Greg Gianforte, the Republican candidate in Montana's congressional election, attacked a reporter from UK newspaper The Guardian, body-slamming him and breaking his glasses.
In audio recorded by Ben Jacobs, who covers the U.S. political beat, you can hear Gianforte getting shirty, then, when pressed, the muffled sounds of what Jacobs said was "the strangest thing that has ever happened to him in politics."
“I’m sick and tired of you guys,” Gianforte said. “The last guy who came here did the same thing. Get the hell out of here. Get the hell out of here. The last guy did the same thing. Are you with the Guardian?”
“Yes! You just broke my glasses,” Jacobs replied.
“The last guy did the same damn thing,” Gianforte said.
“You just body slammed me and broke my glasses,” Jacob said.
“Get the hell out of here,” Gianforte yelled.
Jacobs was taken to hospital but is fine—except for his specs. A TV crew and a Buzzfeed reporter were nearby at the time, each apparently getting a partial look at the altercation. The Gallatin County sheriff, Brian Gootkin, says he's investigating.
One interesting aspect to Gianforte: he's a tech entrepreneur, which would account both for his emotional inability to cope with conflict and his evidently slobbish and untutored combat technique.
UPDATE: Gianforte's campaign released a statement suggesting that Jacobs got physical, not Gianforte. I'm not sure if it was released before or after The Guardian published its audio of the incident, but one doubts they were aware of it.
This is a good homebrew documentary about Little Rascals' Carl "Alfalfa" Switzer. He was born in 1929. As an adult he held a variety of odd jobs such as dog trainer, bartender, and hunting guide. He was shot to death in 1959 during a drunken confrontation over $50 at a movie cowboy's house in Mission Hills California. He was 31.
The plan Donald Trump and the GOP released to dismantle "Obamacare," the Affordable Care Act, will increase the projected number of people without health insurance by 14 million next year and by 23 million in 2026, the Congressional Budget Office reported Wednesday. The long-awaited "CBO report" you've been hearing about in the news was finally released today, weeks after The American Health Care Act, or "Trumpcare," narrowly passed the House. The 10-year figure of 23 million people losing their insurance coverage is slightly less than originally estimated, but still completely insane.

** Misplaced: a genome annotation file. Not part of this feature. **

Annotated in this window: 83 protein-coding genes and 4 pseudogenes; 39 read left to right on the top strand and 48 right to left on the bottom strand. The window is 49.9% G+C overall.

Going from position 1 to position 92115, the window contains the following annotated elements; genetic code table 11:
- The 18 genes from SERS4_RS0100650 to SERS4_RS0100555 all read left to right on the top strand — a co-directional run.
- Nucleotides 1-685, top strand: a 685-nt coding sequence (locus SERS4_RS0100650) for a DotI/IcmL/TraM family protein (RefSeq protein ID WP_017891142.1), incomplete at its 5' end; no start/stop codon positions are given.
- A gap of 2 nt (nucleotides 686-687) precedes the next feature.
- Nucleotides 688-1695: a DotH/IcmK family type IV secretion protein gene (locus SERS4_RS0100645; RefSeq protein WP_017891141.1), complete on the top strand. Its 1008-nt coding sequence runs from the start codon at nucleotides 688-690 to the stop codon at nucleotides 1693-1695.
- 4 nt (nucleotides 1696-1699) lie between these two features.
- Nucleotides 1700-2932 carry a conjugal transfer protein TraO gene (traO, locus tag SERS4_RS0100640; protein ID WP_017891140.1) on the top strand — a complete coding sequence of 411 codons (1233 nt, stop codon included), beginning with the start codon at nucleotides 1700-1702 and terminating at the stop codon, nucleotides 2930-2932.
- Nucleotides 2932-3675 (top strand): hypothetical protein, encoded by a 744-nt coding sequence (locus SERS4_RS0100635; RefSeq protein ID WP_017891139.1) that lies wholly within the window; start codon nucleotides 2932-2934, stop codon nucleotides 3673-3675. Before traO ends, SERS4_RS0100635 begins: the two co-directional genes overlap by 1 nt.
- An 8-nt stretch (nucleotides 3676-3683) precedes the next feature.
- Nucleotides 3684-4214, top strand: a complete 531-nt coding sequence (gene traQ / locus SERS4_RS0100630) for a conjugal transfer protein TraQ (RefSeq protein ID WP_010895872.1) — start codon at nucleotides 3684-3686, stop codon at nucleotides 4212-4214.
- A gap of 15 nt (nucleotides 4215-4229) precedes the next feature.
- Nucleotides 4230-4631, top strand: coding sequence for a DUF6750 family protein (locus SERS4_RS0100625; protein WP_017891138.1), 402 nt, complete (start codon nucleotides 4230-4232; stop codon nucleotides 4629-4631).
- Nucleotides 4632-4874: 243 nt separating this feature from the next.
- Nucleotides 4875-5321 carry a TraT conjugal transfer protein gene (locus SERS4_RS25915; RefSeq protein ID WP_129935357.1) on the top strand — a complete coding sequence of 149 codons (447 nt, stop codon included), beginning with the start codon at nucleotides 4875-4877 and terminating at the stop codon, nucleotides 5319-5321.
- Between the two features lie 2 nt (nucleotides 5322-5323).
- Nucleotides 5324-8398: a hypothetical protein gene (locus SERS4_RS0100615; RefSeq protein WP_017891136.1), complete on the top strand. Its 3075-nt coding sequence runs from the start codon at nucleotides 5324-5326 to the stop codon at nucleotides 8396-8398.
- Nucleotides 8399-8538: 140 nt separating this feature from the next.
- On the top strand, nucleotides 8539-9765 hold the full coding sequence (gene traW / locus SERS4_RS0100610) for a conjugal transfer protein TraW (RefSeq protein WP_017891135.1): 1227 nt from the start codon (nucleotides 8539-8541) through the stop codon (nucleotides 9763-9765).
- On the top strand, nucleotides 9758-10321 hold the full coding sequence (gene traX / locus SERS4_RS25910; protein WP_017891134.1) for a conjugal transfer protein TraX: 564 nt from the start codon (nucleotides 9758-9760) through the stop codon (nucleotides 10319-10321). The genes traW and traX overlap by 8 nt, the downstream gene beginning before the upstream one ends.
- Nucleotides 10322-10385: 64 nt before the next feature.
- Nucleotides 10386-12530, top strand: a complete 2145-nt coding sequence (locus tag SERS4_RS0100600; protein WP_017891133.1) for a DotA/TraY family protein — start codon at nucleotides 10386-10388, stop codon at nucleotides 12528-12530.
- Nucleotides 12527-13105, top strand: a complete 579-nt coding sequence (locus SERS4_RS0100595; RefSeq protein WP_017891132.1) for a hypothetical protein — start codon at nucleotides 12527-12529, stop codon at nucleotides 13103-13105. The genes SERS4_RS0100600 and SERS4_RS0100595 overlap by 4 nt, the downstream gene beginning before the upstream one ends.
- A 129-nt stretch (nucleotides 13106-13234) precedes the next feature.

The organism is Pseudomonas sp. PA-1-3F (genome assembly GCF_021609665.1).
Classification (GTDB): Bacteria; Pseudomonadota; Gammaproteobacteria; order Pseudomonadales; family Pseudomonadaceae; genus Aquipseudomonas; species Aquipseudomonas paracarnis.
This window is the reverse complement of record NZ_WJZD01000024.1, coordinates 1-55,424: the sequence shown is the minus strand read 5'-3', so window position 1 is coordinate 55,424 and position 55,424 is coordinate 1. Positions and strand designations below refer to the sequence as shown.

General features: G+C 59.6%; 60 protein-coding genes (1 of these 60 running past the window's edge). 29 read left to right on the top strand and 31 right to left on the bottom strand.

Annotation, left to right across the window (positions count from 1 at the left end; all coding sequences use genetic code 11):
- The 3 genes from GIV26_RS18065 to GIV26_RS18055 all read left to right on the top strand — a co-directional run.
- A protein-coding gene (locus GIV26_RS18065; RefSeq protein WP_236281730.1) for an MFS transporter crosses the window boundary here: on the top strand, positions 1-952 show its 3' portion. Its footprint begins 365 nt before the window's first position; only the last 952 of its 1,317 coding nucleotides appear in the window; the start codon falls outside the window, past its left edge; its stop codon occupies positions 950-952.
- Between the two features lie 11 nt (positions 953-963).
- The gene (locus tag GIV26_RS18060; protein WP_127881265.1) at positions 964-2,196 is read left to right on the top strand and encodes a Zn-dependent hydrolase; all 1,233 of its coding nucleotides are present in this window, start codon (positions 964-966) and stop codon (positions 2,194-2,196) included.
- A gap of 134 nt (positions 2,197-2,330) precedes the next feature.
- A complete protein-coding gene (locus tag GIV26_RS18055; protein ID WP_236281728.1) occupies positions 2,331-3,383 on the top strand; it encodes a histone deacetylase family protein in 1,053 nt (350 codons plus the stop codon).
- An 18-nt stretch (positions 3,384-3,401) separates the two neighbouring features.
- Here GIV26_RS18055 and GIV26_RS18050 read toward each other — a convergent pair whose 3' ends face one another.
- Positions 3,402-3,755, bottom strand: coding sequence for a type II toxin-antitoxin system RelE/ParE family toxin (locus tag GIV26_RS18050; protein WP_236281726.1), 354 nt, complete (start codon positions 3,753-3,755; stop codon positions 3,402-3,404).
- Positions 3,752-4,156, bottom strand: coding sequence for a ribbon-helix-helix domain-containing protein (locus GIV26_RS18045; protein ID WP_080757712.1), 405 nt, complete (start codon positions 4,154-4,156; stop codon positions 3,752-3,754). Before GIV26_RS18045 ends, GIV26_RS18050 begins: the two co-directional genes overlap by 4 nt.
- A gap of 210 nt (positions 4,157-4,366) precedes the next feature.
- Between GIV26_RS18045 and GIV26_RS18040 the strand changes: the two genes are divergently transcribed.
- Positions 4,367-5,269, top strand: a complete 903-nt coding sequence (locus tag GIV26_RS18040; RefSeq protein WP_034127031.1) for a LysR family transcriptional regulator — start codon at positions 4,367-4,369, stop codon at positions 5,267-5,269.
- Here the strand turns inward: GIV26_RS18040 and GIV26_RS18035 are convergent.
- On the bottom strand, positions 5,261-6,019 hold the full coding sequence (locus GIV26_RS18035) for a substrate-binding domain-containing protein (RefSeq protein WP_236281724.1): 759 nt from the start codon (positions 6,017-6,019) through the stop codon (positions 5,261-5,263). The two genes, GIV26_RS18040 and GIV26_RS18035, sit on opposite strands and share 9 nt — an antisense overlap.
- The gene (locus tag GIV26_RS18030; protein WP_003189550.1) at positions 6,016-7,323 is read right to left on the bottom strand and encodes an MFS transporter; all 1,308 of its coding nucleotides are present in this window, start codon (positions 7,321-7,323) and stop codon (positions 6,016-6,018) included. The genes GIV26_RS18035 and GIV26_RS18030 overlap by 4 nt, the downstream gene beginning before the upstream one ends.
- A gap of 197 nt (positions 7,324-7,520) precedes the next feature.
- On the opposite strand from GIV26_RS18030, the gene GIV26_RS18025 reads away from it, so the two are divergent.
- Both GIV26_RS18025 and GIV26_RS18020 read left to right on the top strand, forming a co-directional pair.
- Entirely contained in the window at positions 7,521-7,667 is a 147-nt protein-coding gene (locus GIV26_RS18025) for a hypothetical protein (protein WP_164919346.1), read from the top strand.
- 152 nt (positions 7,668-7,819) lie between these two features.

The first law of futurism is that there are no facts about the future, only fictions.
But his intel.
The Washington Post has a bombshell report out today on how the Russians may have hoaxed former FBI director James B. Comey into his public statement on the Hillary Clinton "but her emails" investigation, which helped swing the election in Donald Trump's favor.
The TSA will be testing out expanded screening for carry-on electronics larger than a phone and certain food items at selected airports around the country. The new rules come just two days after a major terrorist attack in Manchester, UK, and stepped-up security in response.
The TSA says they're “testing security screening procedures for carry-on bags at 10 U.S. airports” only, and “There are no changes to nationwide procedures.”
♫ Enemies to the west of me, enemies to the east, here I am, stuck in the middle with you ♪
The seventh and final season of Game of Thrones starts July 16.
Who knew a slo-mo car crash could look so celestial? Of course it helps that the car, going about 29 mph, was made of Lego pieces.
c't went to the crash test experts from ADAC and crashed the model car just like a big one (EURO-NCAP, 40% offset). The crash was filmed with several high speed cameras with 1000 fps.
Neil Gaiman has just agreed to do a dramatic reading of the Cheesecake Factory menu, which is nearly the size of a Bible. But there's a catch – the Coraline author will only do the reading if $500,000 has been raised for a charity of his choice, which happens to be the United Nations Refugee Agency.
It all started with a tweet from comedian and author Sara Benincasa:
"Dear @neilhimself: for $500K to the charity of your choice would you read the Cheesecake Factory menu in its entirety onstage pls advise."
To which Gaiman replied a few hours later:
I have said Yes. If she makes it happen, for charity, I will do this thing.
According to Los Angeles Times:
Benincasa told Eater that her tweet was inspired in part by watching the television adaptation of one of Gaiman's most famous books.
“Last week I watched an episode of the sublime TV adaptation of ‘American Gods,’ went on a goddamn elegant date to Cheesecake, woke up, drank coffee, and went into some kind of inspiration blackout. When I came to, I discovered I'd asked Neil if he'd read the entire Cheesecake Factory menu onstage in exchange for a $500,000 donation to a charity of his choice.”
Benincasa then set up a fundraising campaign on the charity crowdfunding site Crowdrise
"If we hit $500K, Neil has kindly agreed to do a live reading of the greatest restaurant menu of all time. It's about 8000 pages, last time I checked," Benincasa wrote on the site. "Have you heard Neil's voice? Mellifluous, I tell you."
So if you want to hear all about the Glamburgers, Skinnylicious victuals, cheesecakes galore, and the millions of other Factory menu items read in Gaiman's "mellifluous" voice, you can chip in at Crowdrise to make it happen.
The keyboardist for The Incredible Bongo Band likes his job. (There's also some seriously egregious cultural appropriation happening.)
I've bought an awful lot of books just because I liked the cover. I don't regret it. It's like buying an art print that you can pull from your shelf an admire at any time. In this Magenta article, Belinda Lanks asks noted designers about their favorite book covers.